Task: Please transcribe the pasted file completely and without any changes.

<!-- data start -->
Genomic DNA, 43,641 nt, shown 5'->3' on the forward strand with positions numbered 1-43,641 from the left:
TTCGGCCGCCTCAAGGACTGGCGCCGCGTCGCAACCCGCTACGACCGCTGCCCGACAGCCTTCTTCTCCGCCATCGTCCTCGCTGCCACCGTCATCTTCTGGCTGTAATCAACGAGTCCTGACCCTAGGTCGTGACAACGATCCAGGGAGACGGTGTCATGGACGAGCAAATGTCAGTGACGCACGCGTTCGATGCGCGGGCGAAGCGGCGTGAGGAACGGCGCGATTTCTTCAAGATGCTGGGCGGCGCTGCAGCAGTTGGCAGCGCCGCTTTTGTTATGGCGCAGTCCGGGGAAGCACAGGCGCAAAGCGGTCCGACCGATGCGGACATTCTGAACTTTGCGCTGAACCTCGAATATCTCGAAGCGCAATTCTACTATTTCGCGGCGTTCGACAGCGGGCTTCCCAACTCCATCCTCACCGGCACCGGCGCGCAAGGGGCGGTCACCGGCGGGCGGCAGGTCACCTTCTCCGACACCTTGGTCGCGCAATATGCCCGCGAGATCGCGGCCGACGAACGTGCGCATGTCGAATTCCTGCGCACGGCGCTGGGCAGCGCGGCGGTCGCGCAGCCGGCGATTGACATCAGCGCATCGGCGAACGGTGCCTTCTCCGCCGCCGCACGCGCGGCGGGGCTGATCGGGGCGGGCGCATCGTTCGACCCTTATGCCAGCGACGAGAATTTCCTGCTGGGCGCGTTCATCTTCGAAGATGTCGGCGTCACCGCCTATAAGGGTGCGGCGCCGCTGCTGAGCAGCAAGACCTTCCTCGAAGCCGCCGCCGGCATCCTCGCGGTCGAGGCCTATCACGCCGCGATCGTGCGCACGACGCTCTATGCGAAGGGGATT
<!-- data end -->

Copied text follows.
Genomic DNA, 43,641 nt, shown 5'->3' on the forward strand with positions numbered 1-43,641 from the left:
TTCGGCCGCCTCAAGGACTGGCGCCGCGTCGCAACCCGCTACGACCGCTGCCCGACAGCCTTCTTCTCCGCCATCGTCCTCGCTGCCACCGTCATCTTCTGGCTGTAATCAACGAGTCCTGACCCTAGGTCGTGACAACGATCCAGGGAGACGGTGTCATGGACGAGCAAATGTCAGTGACGCACGCGTTCGATGCGCGGGCGAAGCGGCGTGAGGAACGGCGCGATTTCTTCAAGATGCTGGGCGGCGCTGCAGCAGTTGGCAGCGCCGCTTTTGTTATGGCGCAGTCCGGGGAAGCACAGGCGCAAAGCGGTCCGACCGATGCGGACATTCTGAACTTTGCGCTGAACCTCGAATATCTCGAAGCGCAATTCTACTATTTCGCGGCGTTCGACAGCGGGCTTCCCAACTCCATCCTCACCGGCACCGGCGCGCAAGGGGCGGTCACCGGCGGGCGGCAGGTCACCTTCTCCGACACCTTGGTCGCGCAATATGCCCGCGAGATCGCGGCCGACGAACGTGCGCATGTCGAATTCCTGCGCACGGCGCTGGGCAGCGCGGCGGTCGCGCAGCCGGCGATTGACATCAGCGCATCGGCGAACGGTGCCTTCTCCGCCGCCGCACGCGCGGCGGGGCTGATCGGGGCGGGCGCATCGTTCGACCCTTATGCCAGCGACGAGAATTTCCTGCTGGGCGCGTTCATCTTCGAAGATGTCGGCGTCACCGCCTATAAGGGTGCGGCGCCGCTGCTGAGCAGCAAGACCTTCCTCGAAGCCGCCGCCGGCATCCTCGCGGTCGAGGCCTATCACGCCGCGATCGTGCGCACGACGCTCTATGCGAAGGGGATT